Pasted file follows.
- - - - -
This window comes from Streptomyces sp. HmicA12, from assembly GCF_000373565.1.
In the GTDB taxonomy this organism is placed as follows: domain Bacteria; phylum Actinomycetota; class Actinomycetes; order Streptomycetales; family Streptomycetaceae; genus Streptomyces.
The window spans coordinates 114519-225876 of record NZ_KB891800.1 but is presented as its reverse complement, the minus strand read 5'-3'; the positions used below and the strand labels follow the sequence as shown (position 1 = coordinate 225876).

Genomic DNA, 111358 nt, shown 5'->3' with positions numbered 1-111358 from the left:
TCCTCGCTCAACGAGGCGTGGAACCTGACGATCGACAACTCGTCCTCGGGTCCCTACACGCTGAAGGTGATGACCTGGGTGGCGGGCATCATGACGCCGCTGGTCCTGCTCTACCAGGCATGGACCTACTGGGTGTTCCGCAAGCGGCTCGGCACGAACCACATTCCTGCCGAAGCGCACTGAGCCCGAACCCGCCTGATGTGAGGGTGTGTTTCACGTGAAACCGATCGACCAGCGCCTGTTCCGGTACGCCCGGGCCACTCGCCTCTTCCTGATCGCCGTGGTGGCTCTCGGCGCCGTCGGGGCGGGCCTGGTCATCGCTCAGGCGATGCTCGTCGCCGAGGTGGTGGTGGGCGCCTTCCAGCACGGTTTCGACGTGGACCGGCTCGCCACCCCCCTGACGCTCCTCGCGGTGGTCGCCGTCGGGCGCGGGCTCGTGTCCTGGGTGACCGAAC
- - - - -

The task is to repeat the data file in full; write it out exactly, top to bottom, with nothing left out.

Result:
This window comes from Streptomyces sp. HmicA12, from assembly GCF_000373565.1.
In the GTDB taxonomy this organism is placed as follows: domain Bacteria; phylum Actinomycetota; class Actinomycetes; order Streptomycetales; family Streptomycetaceae; genus Streptomyces.
The window spans coordinates 114519-225876 of record NZ_KB891800.1 but is presented as its reverse complement, the minus strand read 5'-3'; the positions used below and the strand labels follow the sequence as shown (position 1 = coordinate 225876).

Genomic DNA, 111358 nt, shown 5'->3' with positions numbered 1-111358 from the left:
TCCTCGCTCAACGAGGCGTGGAACCTGACGATCGACAACTCGTCCTCGGGTCCCTACACGCTGAAGGTGATGACCTGGGTGGCGGGCATCATGACGCCGCTGGTCCTGCTCTACCAGGCATGGACCTACTGGGTGTTCCGCAAGCGGCTCGGCACGAACCACATTCCTGCCGAAGCGCACTGAGCCCGAACCCGCCTGATGTGAGGGTGTGTTTCACGTGAAACCGATCGACCAGCGCCTGTTCCGGTACGCCCGGGCCACTCGCCTCTTCCTGATCGCCGTGGTGGCTCTCGGCGCCGTCGGGGCGGGCCTGGTCATCGCTCAGGCGATGCTCGTCGCCGAGGTGGTGGTGGGCGCCTTCCAGCACGGTTTCGACGTGGACCGGCTCGCCACCCCCCTGACGCTCCTCGCGGTGGTCGCCGTCGGGCGCGGGCTCGTGTCCTGGGTGACCGAAC